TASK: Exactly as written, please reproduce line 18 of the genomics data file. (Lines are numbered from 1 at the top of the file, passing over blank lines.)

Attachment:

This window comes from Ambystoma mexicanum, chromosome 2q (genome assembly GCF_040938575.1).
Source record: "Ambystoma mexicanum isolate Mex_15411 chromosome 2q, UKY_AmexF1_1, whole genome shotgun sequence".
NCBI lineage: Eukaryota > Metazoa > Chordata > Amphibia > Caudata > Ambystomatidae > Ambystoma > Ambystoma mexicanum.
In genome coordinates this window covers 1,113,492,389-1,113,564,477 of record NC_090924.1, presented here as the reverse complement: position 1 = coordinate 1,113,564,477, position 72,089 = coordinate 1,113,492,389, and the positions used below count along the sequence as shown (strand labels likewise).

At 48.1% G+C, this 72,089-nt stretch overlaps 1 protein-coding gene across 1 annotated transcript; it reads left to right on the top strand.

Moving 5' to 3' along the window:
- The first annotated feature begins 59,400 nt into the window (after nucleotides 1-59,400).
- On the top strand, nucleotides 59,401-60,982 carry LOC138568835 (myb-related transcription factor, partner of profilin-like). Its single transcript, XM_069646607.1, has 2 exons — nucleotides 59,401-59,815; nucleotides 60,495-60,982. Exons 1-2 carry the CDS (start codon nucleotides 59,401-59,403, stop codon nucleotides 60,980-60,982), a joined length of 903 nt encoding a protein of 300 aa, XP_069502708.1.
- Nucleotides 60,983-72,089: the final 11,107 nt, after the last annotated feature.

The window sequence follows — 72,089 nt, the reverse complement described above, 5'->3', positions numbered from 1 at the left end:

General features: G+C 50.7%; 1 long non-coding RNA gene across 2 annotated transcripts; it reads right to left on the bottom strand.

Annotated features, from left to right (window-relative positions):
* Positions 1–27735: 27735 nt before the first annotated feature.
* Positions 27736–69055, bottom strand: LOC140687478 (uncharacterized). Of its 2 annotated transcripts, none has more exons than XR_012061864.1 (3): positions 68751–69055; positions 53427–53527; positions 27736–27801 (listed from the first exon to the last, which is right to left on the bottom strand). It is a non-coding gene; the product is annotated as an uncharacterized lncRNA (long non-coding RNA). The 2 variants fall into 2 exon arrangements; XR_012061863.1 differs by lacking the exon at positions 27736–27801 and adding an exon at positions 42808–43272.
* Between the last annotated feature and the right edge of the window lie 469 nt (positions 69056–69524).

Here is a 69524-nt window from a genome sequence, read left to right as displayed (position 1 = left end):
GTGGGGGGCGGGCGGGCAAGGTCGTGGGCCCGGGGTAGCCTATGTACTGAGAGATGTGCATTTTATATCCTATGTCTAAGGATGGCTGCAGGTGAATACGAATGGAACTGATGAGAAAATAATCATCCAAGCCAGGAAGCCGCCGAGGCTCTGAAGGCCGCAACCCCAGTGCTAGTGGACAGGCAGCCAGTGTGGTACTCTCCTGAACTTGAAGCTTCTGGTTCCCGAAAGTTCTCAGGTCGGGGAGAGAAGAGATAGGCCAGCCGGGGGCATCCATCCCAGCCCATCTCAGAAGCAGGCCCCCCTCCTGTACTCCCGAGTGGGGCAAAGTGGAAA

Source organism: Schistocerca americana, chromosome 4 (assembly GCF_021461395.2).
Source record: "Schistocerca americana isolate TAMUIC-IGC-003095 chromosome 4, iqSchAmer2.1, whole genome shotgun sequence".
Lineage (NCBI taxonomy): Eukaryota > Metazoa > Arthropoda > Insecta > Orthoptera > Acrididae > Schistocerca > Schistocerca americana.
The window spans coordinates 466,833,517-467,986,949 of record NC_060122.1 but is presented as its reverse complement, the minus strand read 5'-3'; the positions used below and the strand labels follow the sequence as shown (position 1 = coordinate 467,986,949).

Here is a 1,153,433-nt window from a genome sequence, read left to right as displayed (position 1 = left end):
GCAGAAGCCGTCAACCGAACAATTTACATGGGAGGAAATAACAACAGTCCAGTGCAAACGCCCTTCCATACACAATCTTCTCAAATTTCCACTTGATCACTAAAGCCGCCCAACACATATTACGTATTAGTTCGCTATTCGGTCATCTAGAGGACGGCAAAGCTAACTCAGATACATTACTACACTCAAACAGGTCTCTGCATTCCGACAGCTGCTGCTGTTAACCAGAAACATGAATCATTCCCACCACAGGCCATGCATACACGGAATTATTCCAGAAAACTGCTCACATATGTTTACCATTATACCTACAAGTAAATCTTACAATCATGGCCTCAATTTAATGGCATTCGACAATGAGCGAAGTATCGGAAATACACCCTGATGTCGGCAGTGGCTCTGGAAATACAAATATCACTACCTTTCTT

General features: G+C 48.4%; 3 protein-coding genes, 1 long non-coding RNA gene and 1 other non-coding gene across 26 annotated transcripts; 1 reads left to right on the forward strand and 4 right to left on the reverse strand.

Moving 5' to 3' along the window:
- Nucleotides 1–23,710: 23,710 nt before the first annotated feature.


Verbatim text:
Source organism: Schistocerca americana, chromosome 4 (assembly GCF_021461395.2).